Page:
National Monuments & The Antiquities Act

Credit: Bureau of Land Management / CC BY 2.0 


For more than a century, the President of the United States has had the power to unilaterally designate federal lands as a National Monument without the consent of Congress, local governments or affected citizens. National Monument designations, under the Antiquities Act of 1906, are meant to ensure the proper care and management of historic landmarks and other objects of historic or scientific interest. The Act also states that the monuments shall be confined to the smallest area compatible with proper care and management of the objects.

In recent decades, presidents from both parties have used the power of the Act to designate hundreds of thousands of acres, and in some cases millions of acres at a time. This scale of designation goes far beyond the executive authority that had Congress originally intended. Such abuse restricts or even prohibits economic opportunity and removes decision making from the states and private citizens. These designations have affected water rights, grazing rights and access to state and private lands.


Use of the Antiquities Act for large tract designation does not provide reasonable notice to the public, and has gone well beyond Congress’ original intent to designate the smallest portion of land needed to protect certain objects of genuine historic and scientific interest. Because there is no requirement to determine what the impact of the designation would be on communities and the local economy, these executive actions can lead, and in fact have led, to devastating reductions in economic activity and the loss of jobs in resource-dependent communities.

While many monuments have been quite small, several presidents have established large monuments. Examples of large monuments include Katmai, established in 1918 with 1.1 million acres; Glacier Bay, created in 1925 with 1.4 million acres; most of the Alaska monuments proclaimed in 1978, the largest being Wrangell-St. Elias, with nearly 11 million acres; and Grand Staircase-Escalante, established in 1996 with 1.7 million acres. During the Bush administration, several large marine monuments were designated, namely the Papahanaumokuakea Marine National Monument, with approximately 89 million acres; the Marianas Trench Marine National Monument, with 60.9 million acres; the Pacific Remote Islands Marine National Monument, with 55.6 million acres; and the Rose Atoll Marine National Monument, with 8.6 million acres.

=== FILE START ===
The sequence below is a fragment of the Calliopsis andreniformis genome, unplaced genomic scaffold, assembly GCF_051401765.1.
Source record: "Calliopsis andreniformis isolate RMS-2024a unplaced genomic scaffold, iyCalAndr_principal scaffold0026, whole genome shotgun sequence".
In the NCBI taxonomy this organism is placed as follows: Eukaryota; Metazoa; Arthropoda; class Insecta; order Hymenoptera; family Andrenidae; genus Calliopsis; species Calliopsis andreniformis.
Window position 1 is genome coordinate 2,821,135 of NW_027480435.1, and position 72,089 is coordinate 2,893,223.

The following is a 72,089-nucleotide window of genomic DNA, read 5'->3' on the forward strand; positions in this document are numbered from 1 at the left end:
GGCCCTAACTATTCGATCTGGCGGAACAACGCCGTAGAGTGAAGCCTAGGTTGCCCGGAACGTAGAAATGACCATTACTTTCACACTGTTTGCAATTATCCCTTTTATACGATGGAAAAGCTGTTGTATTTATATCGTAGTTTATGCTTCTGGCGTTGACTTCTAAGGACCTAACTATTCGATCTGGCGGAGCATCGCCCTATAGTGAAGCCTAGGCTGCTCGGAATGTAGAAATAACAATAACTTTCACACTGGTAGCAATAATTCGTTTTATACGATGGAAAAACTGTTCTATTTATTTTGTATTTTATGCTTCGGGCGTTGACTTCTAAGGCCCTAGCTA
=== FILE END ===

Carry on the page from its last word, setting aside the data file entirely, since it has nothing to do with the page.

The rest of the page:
During the Obama administration, several large designations have been made including the Berryessa Snow Mountain in California (330,780 acres), the Organ Mountains-Desert Peaks in New Mexico (496,330 acres), the Rio Grande del Norte in New Mexico (242,555 acres) and the Basin and Range in Nevada (703,585 acres). 

Since 1906, 145 national monuments have been designated for federal protection. 105 are managed by the National Park Service, 23 by the Bureau of Land Management, 10 by the USDA Forest Service, 7 by the U.S. Fish and Wildlife Service and 1 by NOAA Fisheries.

We urge the executive branch to discontinue designation of any national monument under the Antiquities Act until the proposal is first vetted and approved by Congress, landowners and local governments affected by these decisions.

AFBF Policy

Farm Bureau supports rewriting the Antiquities Act to revoke the executive branch’s ability to designate national monuments. Congress, with the approval of state and local governments, should be the body to designate national monuments.

Farm Bureau supports the multiple-use concept of federal lands, recognizing that definable land areas have dominant-use capability, which should be recognized with the concept of multiple uses without the total exclusion of other uses.

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